Social media companies have to decide “which side they are on” in the vaccine debate and should consider closing accounts and web pages that spread false information, Minister for Health Simon Harris has said.
Mr Harris said he had invited Twitter, Facebook, Google and other companies to a “summit” to explain what they can do to support public health and clamp down on misinformation.
“These platforms can be a powerful tool for good, or they can be a vehicle for falsehoods and lies, and they need to decide what side they want to be on,” he said on Tuesday at the announcement of a vaccine alliance aiming to boost the uptake of childhood vaccines and reduce parental hesitancy about them.
Immunisation rates have fallen in recent years and that has been linked to anti-vaccine sentiment online and large variations existing in uptake rates in different parts of the country.
Mr Harris said social media companies have to decide if they want their platforms to “be on the side of public health, or to be exploited for lies and disinformation”. He also challenged fellow TDs not to allow themselves to be “used” by asking “irresponsible” parliamentary questions about vaccines.
Responding, Facebook said it and Instagram had an action plan to combat vaccine misinformation. When this is identified, rankings are reduced and links removed from search pages. Hashtags with verifiably false information are also being blocked.
But a spokesman clarified that “misinformation about vaccines is not the same as the anti-vax movement. The concept of people who have opinions against vaccines is not something we’d take action on”.
The Minister said the need for accurate, evidence-based information outweighed the need for “false balance” in the debate about vaccines and that efforts needed to be redoubled in order to save lives.
“Vaccination rates across the country are falling and diseases we had consigned to the history books are now making a comeback. We cannot afford to do nothing. We cannot allow the success of our childhood immunisation programme become its enemy,” he said.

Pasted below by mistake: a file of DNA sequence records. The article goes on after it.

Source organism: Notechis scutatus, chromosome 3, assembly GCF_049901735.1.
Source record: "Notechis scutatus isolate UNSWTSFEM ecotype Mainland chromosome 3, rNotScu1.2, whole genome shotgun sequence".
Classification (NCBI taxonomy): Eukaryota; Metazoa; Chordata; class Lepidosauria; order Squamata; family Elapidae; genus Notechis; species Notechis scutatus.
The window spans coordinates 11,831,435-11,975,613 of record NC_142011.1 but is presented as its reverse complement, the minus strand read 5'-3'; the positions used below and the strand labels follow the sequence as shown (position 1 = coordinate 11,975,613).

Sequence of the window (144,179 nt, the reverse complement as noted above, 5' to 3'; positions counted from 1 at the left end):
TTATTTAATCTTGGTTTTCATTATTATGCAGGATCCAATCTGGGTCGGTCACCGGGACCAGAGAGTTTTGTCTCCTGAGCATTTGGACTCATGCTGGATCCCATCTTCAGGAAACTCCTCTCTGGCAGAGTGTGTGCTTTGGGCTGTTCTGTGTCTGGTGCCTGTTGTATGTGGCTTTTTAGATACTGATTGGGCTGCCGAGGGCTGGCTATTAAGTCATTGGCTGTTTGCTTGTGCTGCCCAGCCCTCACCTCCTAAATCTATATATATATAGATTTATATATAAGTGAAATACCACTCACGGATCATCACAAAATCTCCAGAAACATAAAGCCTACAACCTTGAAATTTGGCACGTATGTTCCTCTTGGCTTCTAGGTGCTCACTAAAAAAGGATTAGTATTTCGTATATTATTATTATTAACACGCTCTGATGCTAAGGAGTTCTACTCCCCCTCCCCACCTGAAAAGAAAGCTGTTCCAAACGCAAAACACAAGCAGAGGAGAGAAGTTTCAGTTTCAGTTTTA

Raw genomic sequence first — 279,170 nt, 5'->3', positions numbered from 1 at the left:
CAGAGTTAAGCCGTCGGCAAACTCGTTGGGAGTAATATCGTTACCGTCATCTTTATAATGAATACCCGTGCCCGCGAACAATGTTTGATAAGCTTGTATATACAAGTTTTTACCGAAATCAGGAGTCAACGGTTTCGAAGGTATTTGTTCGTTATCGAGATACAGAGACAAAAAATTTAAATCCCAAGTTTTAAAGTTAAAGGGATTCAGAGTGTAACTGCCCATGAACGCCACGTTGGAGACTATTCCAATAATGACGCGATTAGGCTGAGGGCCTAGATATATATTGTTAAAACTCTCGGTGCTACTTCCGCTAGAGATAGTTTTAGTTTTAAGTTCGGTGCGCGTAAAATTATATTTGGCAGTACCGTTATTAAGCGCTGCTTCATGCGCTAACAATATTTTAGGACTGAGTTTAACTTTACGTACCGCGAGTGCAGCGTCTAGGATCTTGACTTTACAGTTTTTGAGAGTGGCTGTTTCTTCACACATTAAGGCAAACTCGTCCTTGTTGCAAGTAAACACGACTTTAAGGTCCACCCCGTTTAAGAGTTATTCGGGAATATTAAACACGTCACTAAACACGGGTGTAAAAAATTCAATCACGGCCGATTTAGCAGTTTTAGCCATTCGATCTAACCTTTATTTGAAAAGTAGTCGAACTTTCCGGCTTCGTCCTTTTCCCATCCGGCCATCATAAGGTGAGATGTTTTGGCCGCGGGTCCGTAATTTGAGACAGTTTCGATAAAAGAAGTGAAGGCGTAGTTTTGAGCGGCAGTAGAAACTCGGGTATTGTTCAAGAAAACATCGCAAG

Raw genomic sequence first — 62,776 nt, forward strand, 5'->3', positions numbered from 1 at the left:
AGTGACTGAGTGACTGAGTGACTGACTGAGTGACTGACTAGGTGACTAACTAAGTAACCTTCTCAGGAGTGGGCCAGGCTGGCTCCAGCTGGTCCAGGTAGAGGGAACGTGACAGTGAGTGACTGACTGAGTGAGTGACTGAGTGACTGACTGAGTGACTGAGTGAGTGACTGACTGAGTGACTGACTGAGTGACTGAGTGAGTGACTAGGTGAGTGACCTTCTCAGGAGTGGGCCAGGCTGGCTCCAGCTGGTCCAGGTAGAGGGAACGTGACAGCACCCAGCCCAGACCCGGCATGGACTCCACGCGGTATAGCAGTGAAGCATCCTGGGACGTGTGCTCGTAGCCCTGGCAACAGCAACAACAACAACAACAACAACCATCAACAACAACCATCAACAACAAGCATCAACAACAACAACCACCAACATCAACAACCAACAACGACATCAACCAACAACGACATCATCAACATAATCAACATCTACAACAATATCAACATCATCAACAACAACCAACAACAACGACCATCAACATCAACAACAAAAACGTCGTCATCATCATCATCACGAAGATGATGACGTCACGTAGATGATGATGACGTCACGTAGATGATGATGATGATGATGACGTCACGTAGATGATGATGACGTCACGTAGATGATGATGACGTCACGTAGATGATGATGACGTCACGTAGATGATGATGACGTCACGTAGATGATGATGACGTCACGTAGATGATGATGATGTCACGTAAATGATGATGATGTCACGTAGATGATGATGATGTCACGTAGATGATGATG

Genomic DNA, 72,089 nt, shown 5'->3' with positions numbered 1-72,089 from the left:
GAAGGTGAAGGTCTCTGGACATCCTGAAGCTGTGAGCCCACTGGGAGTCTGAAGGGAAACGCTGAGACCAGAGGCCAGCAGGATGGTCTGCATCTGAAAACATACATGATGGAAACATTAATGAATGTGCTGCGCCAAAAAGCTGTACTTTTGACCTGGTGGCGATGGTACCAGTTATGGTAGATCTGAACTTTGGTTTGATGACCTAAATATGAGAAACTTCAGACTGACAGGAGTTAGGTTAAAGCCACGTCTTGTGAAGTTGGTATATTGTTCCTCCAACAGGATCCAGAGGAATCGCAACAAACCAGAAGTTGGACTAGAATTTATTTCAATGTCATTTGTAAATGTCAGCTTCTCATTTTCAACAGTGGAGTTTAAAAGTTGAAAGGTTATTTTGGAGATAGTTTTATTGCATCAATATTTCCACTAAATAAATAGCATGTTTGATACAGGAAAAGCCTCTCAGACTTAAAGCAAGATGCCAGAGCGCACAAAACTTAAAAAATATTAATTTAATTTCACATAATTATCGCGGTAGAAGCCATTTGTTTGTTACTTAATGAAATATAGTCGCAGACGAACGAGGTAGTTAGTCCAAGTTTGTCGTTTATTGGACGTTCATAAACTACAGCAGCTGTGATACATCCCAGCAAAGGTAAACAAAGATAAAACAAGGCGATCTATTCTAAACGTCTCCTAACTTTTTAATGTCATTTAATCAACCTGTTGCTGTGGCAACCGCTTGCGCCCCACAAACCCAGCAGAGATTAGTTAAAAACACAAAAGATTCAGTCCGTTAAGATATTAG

“This alliance will build on the success we have had with the HPV vaccine where rates increased from 51 per cent to 70 per cent in a short period of time and it will ensure parents have accurate, evidence-based information about vaccinations.”
He pointed out that Ireland has seen about 1,000 additional cases of mumps this year compared to last, and more than 50 cases of measles. “It shows the need for this alliance to push back against vaccine hesitancy.”
Asked if the initiative has a budget, a Department of Health spokeswoman said funding to support the work of the vaccine alliance “will be considered as part of the budgetary process for 2020 and 2021”.
The alliance includes a number of organisations including Barnardos, Unicef Ireland, Science Foundation Ireland, Pavee Point and the Union of Students of Ireland, as well as parents, doctors, nurses and pharmacists.
Mr Harris also announced the Royal College of Physicians of Ireland has renamed its medal for patient advocacy the Laura Brennan Advocacy Medal, in recognition of the late Ms Brennan’s work calling for greater HPV vaccine uptake.
While those who are not vaccinated are at an increased risk of catching an infectious disease, they also risk passing the infection to others. This includes infants who cannot be vaccinated until they are one, and the immuno-compromised.